Research Projects

Effective Approaches for Persuading Travelers to Recycle and Reduce Contamination in the Waste Stream

The research would identify the best persuasive strategies, language, and media, supported by behavioral science, for successfully encouraging customers to separate waste materials at the source and reduce contamination. This would reduce the number of costly waste hauls; help rehabilitate international scrap materials markets; reduce the amount of materials being sent to landfills and incinerators; promote composting programs; and significantly reduce water and air pollution, including C02 emissions.

Background (Describe the current situation or problem in the industry, and how your idea would address it.)

In 2018, China, formerly the world's biggest importer of scrap and other recyclable materials, enacted their "National Sword" policy, which set an extremely strict 5% threshold for contamination. As a result, airports and municipalities throughout the United States have been struggling to find new markets and significantly reduce contamination in their recyclables.

Sorting and diverting waste effectively and without contamination at the source is essential for reaching our zero waste goals. Appropriately, we place a special emphasis on educating airport users on the value and methods of properly sorting their waste. We do not, however, know the most persuasive language and approaches for maximizing customer participation in our recycling programs.

Objective (What is the desired product or result that will help the airport industry?)

The research would identify the best persuasive strategies, language, and media, supported by behavioral science, for successfully encouraging customers to separate waste materials at the source and reduce contamination. This would reduce the number of costly waste hauls; help rehabilitate international scrap materials markets; reduce the amount of materials being sent to landfills and incinerators; promote composting programs; and significantly reduce water and air pollution, including C02 emissions.

Approach (Describe in general terms the steps you think are needed to achieve the objective.)
  1. Conduct a comprehensive review of existing literature in behavioral science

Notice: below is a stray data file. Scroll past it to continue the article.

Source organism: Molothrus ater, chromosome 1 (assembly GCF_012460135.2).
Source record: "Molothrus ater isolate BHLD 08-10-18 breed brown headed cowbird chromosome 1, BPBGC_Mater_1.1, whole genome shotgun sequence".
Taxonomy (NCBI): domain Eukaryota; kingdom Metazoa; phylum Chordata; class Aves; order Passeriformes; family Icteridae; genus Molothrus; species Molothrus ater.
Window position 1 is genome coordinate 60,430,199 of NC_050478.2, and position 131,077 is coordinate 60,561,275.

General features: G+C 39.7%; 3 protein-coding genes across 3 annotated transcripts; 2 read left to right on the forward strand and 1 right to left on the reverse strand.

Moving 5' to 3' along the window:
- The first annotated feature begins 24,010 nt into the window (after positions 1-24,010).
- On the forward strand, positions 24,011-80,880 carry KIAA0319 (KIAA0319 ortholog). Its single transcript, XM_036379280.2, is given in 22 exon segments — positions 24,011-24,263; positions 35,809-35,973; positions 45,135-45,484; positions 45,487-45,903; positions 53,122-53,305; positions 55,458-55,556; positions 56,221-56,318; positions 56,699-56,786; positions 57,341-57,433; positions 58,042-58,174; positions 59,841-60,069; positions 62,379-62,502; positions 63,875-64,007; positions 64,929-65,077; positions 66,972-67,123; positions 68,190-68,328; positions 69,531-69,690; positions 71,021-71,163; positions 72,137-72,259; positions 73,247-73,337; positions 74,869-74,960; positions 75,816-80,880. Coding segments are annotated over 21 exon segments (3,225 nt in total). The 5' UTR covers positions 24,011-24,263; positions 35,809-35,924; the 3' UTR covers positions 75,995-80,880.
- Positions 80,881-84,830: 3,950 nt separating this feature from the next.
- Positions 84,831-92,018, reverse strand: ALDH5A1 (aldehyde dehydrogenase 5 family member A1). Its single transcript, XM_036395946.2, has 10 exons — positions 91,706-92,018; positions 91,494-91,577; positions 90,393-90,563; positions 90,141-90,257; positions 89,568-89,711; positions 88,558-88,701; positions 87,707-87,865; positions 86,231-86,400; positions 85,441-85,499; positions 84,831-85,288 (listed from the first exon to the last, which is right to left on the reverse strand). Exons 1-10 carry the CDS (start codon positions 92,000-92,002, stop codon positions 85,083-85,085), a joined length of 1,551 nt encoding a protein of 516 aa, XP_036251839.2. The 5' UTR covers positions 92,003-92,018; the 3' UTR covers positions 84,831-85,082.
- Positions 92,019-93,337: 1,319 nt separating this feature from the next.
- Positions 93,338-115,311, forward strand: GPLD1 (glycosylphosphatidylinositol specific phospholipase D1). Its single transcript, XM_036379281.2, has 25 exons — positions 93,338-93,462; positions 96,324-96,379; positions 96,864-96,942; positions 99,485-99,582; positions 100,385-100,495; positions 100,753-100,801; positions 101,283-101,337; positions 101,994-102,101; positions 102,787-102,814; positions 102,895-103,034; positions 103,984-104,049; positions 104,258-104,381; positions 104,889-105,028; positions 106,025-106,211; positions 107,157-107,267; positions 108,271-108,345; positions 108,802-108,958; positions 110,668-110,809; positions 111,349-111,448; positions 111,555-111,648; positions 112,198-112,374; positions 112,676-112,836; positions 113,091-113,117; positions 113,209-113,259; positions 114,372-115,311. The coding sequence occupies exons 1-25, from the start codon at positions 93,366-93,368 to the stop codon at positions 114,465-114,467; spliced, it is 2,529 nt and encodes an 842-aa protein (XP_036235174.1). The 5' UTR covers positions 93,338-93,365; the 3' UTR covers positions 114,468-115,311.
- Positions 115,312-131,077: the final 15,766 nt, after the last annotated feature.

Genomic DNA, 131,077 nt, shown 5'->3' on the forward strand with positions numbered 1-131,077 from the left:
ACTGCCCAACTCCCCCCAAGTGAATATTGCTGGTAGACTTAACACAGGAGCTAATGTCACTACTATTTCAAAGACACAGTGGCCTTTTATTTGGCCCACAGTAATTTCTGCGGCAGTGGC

2. Establish a baseline for diversion in multiple test sites (either multiple airports or several terminals within one airport) through a waste audit.
  3. Provide a control and up to four educational/awareness approaches to changing behavior, based on behavioral theory.
  4. Test the strategies against each other and the control, measuring the difference in contamination from the baseline to a second waste audit in each test area.
  5. Analyze which approaches are most effective in an airport setting. The study would include a diverse selection of airports by geography and size.
Cost Estimate and Backup (Provide a cost estimate and support for how you arrived at the estimate.)

Staff Estimate: $400,000

Related Research - List related ACRP and other industry research; describe gaps (see link to Research Roadmaps above), and describe how your idea would address these gaps. This is a critical element of a synthesis topic submission.
  1. Cialdini, R. B. (2001). Influence: Science and practice (4th ed.). Boston: Allyn & Bacon.
  2. Cialdini, Robert B. (1990). "A Focus Theory of Normative Conduct: Recycling the Concept of Norms to Reduce Littering in Public Places". Journal of Personality and Social Psyvhology. Vol. 58, No. 6, 1015-1026.
  3. University of British Columbia. "Making Bins More Convenient Boosts Recycling and Composting Rates." ScienceDaily, 21 April 2017.
  4. Shaufique, F. Sidique, Frank Lupi, Satish V. Joshi. "The Effects of Behavior and Attitudes on Drop-off Recycling Activities," Resource Conservation and Recycling, 54:3, January 2010, pp. 163-170.
  5. U.S. Government Accountability Office. "Additional Efforts Could Increase Municipal Recycling," GAO-07-37, Dec 29, 2006.
  6. Amanda Birkner, Kim Celusnak, Gina Nutini, et al., "Predicted Recycling Bin Usage in Apartment Complexes," Undergraduate Research Journal for the Human Sciences, Volume 9, 2010.
  7. M. Martin, I.D. Williams, M. Clark, "Social, Cultural and Structural Influences on Household Waste Recycling: A Case Study," Resource Conversation and Recycling, 48:4, October 2006, pp 357-395.
  8. Travis P. Wagner, "Examining the Concept of Convenient Collection: An Application to Extended Producer Responsibility and Product Stewardship Frameworks," Waste Management, 2012.
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Idea No. 274